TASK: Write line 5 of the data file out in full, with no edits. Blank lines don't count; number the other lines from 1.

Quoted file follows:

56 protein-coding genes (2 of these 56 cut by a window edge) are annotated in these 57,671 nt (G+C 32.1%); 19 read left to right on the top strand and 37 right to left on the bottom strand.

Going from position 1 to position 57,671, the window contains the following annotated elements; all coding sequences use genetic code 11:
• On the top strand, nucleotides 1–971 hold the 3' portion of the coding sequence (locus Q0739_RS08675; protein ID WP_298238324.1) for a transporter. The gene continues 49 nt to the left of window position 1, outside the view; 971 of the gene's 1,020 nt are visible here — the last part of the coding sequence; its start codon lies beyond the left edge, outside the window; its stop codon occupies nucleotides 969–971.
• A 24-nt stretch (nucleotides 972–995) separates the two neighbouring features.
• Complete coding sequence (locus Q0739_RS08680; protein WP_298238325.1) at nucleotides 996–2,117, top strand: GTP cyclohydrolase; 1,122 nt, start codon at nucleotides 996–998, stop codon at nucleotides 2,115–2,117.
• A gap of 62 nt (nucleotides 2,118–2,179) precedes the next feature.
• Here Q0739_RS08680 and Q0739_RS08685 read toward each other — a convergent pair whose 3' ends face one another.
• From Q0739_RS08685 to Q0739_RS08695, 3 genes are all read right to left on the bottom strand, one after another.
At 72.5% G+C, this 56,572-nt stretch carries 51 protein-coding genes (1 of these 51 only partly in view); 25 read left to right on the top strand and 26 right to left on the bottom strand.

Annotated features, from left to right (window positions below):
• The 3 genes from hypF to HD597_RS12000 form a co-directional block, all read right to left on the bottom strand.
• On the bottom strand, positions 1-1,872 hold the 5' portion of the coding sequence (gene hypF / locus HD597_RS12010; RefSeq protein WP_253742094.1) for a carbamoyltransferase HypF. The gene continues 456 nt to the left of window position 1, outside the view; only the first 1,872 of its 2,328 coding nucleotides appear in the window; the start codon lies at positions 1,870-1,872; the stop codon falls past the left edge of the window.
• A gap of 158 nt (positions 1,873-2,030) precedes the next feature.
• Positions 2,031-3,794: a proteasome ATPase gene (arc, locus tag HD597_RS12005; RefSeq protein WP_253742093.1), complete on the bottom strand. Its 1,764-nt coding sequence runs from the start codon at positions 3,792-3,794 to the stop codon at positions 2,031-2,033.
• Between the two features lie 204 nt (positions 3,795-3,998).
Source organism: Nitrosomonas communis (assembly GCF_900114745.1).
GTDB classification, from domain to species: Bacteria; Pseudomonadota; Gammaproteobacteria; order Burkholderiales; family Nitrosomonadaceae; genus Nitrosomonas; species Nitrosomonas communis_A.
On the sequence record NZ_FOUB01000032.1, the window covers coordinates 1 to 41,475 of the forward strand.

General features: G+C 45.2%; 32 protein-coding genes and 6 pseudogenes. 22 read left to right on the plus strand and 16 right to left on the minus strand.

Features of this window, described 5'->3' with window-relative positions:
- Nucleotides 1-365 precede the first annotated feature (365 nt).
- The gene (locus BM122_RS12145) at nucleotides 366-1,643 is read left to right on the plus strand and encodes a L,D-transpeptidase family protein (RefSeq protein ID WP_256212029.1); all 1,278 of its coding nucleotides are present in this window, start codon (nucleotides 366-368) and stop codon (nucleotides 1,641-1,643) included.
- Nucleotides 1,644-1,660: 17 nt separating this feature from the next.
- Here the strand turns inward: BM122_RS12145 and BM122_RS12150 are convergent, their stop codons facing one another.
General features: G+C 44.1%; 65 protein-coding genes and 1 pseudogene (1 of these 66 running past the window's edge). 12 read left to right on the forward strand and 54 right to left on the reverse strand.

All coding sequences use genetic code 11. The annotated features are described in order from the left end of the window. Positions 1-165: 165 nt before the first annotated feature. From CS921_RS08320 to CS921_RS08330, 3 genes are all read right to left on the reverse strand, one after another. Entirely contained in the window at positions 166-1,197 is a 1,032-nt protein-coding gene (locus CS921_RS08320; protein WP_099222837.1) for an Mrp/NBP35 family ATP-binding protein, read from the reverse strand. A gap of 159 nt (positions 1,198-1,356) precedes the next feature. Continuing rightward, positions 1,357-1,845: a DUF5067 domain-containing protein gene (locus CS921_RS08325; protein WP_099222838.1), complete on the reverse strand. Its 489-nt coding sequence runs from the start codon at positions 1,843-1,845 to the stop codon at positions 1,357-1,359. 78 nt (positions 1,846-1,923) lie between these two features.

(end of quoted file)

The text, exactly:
• Complete coding sequence (locus Q0739_RS08680; protein WP_298238325.1) at nucleotides 996–2,117, top strand: GTP cyclohydrolase; 1,122 nt, start codon at nucleotides 996–998, stop codon at nucleotides 2,115–2,117.